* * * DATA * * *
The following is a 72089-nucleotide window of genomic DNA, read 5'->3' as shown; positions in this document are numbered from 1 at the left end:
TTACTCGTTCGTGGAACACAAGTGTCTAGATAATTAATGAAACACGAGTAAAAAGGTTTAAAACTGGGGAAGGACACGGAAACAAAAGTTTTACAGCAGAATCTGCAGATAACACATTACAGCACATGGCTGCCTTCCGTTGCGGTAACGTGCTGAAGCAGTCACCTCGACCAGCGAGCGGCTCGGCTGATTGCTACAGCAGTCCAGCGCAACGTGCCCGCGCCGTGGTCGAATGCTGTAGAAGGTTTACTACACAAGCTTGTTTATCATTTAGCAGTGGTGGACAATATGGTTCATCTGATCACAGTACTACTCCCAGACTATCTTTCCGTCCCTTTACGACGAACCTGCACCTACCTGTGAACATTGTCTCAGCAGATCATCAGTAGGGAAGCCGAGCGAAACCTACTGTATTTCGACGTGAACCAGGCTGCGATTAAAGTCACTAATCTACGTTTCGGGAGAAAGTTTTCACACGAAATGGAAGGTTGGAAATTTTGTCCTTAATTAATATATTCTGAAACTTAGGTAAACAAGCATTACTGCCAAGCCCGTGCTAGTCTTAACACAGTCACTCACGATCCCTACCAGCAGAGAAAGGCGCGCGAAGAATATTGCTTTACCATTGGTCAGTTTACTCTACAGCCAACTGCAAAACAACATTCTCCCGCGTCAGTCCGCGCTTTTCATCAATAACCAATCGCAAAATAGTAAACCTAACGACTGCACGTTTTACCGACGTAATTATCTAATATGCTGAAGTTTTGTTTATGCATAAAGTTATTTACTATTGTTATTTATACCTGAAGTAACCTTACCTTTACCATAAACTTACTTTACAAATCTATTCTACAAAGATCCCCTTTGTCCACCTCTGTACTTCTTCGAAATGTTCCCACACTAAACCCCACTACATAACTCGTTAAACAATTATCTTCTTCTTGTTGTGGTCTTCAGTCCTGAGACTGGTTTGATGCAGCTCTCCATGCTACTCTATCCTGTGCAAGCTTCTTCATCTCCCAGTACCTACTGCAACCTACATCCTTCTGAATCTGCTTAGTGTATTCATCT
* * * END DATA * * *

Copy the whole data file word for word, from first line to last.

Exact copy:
The following is a 72089-nucleotide window of genomic DNA, read 5'->3' as shown; positions in this document are numbered from 1 at the left end:
TTACTCGTTCGTGGAACACAAGTGTCTAGATAATTAATGAAACACGAGTAAAAAGGTTTAAAACTGGGGAAGGACACGGAAACAAAAGTTTTACAGCAGAATCTGCAGATAACACATTACAGCACATGGCTGCCTTCCGTTGCGGTAACGTGCTGAAGCAGTCACCTCGACCAGCGAGCGGCTCGGCTGATTGCTACAGCAGTCCAGCGCAACGTGCCCGCGCCGTGGTCGAATGCTGTAGAAGGTTTACTACACAAGCTTGTTTATCATTTAGCAGTGGTGGACAATATGGTTCATCTGATCACAGTACTACTCCCAGACTATCTTTCCGTCCCTTTACGACGAACCTGCACCTACCTGTGAACATTGTCTCAGCAGATCATCAGTAGGGAAGCCGAGCGAAACCTACTGTATTTCGACGTGAACCAGGCTGCGATTAAAGTCACTAATCTACGTTTCGGGAGAAAGTTTTCACACGAAATGGAAGGTTGGAAATTTTGTCCTTAATTAATATATTCTGAAACTTAGGTAAACAAGCATTACTGCCAAGCCCGTGCTAGTCTTAACACAGTCACTCACGATCCCTACCAGCAGAGAAAGGCGCGCGAAGAATATTGCTTTACCATTGGTCAGTTTACTCTACAGCCAACTGCAAAACAACATTCTCCCGCGTCAGTCCGCGCTTTTCATCAATAACCAATCGCAAAATAGTAAACCTAACGACTGCACGTTTTACCGACGTAATTATCTAATATGCTGAAGTTTTGTTTATGCATAAAGTTATTTACTATTGTTATTTATACCTGAAGTAACCTTACCTTTACCATAAACTTACTTTACAAATCTATTCTACAAAGATCCCCTTTGTCCACCTCTGTACTTCTTCGAAATGTTCCCACACTAAACCCCACTACATAACTCGTTAAACAATTATCTTCTTCTTGTTGTGGTCTTCAGTCCTGAGACTGGTTTGATGCAGCTCTCCATGCTACTCTATCCTGTGCAAGCTTCTTCATCTCCCAGTACCTACTGCAACCTACATCCTTCTGAATCTGCTTAGTGTATTCATCT